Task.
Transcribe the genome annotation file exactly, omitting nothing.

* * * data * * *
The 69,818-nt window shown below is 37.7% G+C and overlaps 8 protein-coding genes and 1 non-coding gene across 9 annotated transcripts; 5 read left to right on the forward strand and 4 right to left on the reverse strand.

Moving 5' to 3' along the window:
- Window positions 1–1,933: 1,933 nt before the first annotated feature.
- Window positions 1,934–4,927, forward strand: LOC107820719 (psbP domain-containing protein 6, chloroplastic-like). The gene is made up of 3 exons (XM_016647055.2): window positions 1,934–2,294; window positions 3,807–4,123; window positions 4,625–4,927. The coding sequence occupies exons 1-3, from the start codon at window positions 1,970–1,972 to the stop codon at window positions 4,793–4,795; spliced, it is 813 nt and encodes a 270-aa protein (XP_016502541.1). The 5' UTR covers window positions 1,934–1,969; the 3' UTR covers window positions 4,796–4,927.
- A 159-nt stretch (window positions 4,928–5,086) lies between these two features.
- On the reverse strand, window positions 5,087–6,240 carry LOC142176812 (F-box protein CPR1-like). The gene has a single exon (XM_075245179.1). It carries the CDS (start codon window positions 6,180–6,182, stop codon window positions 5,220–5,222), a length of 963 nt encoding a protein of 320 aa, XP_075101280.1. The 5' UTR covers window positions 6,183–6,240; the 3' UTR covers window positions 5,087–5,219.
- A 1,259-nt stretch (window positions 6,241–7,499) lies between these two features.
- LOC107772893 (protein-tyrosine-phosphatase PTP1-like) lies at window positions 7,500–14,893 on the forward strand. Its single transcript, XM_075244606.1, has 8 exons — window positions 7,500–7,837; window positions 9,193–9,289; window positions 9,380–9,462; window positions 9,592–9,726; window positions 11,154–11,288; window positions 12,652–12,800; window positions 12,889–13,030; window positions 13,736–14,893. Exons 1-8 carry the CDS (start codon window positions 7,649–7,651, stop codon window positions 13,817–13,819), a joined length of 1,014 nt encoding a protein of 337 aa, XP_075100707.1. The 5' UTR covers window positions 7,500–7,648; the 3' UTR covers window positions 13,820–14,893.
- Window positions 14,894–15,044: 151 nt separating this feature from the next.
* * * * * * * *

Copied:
The 69,818-nt window shown below is 37.7% G+C and overlaps 8 protein-coding genes and 1 non-coding gene across 9 annotated transcripts; 5 read left to right on the forward strand and 4 right to left on the reverse strand.

Moving 5' to 3' along the window:
- Window positions 1–1,933: 1,933 nt before the first annotated feature.
- Window positions 1,934–4,927, forward strand: LOC107820719 (psbP domain-containing protein 6, chloroplastic-like). The gene is made up of 3 exons (XM_016647055.2): window positions 1,934–2,294; window positions 3,807–4,123; window positions 4,625–4,927. The coding sequence occupies exons 1-3, from the start codon at window positions 1,970–1,972 to the stop codon at window positions 4,793–4,795; spliced, it is 813 nt and encodes a 270-aa protein (XP_016502541.1). The 5' UTR covers window positions 1,934–1,969; the 3' UTR covers window positions 4,796–4,927.
- A 159-nt stretch (window positions 4,928–5,086) lies between these two features.
- On the reverse strand, window positions 5,087–6,240 carry LOC142176812 (F-box protein CPR1-like). The gene has a single exon (XM_075245179.1). It carries the CDS (start codon window positions 6,180–6,182, stop codon window positions 5,220–5,222), a length of 963 nt encoding a protein of 320 aa, XP_075101280.1. The 5' UTR covers window positions 6,183–6,240; the 3' UTR covers window positions 5,087–5,219.
- A 1,259-nt stretch (window positions 6,241–7,499) lies between these two features.
- LOC107772893 (protein-tyrosine-phosphatase PTP1-like) lies at window positions 7,500–14,893 on the forward strand. Its single transcript, XM_075244606.1, has 8 exons — window positions 7,500–7,837; window positions 9,193–9,289; window positions 9,380–9,462; window positions 9,592–9,726; window positions 11,154–11,288; window positions 12,652–12,800; window positions 12,889–13,030; window positions 13,736–14,893. Exons 1-8 carry the CDS (start codon window positions 7,649–7,651, stop codon window positions 13,817–13,819), a joined length of 1,014 nt encoding a protein of 337 aa, XP_075100707.1. The 5' UTR covers window positions 7,500–7,648; the 3' UTR covers window positions 13,820–14,893.
- Window positions 14,894–15,044: 151 nt separating this feature from the next.